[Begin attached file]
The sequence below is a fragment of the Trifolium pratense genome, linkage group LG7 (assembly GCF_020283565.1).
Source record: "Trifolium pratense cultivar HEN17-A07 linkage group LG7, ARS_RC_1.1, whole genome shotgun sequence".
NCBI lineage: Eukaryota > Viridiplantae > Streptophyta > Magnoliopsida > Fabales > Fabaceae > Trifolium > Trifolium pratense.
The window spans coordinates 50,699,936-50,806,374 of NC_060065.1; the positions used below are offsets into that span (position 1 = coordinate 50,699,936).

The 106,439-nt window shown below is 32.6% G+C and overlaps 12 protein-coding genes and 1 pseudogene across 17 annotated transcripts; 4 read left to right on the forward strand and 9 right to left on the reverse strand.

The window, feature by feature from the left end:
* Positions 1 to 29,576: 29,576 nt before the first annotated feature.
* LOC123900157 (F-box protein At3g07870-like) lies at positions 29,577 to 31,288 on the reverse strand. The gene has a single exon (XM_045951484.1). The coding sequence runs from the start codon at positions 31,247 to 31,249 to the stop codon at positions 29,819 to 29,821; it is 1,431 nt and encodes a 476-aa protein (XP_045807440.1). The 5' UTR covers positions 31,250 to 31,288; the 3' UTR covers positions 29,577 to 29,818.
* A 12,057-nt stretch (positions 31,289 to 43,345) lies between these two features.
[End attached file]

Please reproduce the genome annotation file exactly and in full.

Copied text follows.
The sequence below is a fragment of the Trifolium pratense genome, linkage group LG7 (assembly GCF_020283565.1).
Source record: "Trifolium pratense cultivar HEN17-A07 linkage group LG7, ARS_RC_1.1, whole genome shotgun sequence".
NCBI lineage: Eukaryota > Viridiplantae > Streptophyta > Magnoliopsida > Fabales > Fabaceae > Trifolium > Trifolium pratense.
The window spans coordinates 50,699,936-50,806,374 of NC_060065.1; the positions used below are offsets into that span (position 1 = coordinate 50,699,936).

The 106,439-nt window shown below is 32.6% G+C and overlaps 12 protein-coding genes and 1 pseudogene across 17 annotated transcripts; 4 read left to right on the forward strand and 9 right to left on the reverse strand.

The window, feature by feature from the left end:
* Positions 1 to 29,576: 29,576 nt before the first annotated feature.
* LOC123900157 (F-box protein At3g07870-like) lies at positions 29,577 to 31,288 on the reverse strand. The gene has a single exon (XM_045951484.1). The coding sequence runs from the start codon at positions 31,247 to 31,249 to the stop codon at positions 29,819 to 29,821; it is 1,431 nt and encodes a 476-aa protein (XP_045807440.1). The 5' UTR covers positions 31,250 to 31,288; the 3' UTR covers positions 29,577 to 29,818.
* A 12,057-nt stretch (positions 31,289 to 43,345) lies between these two features.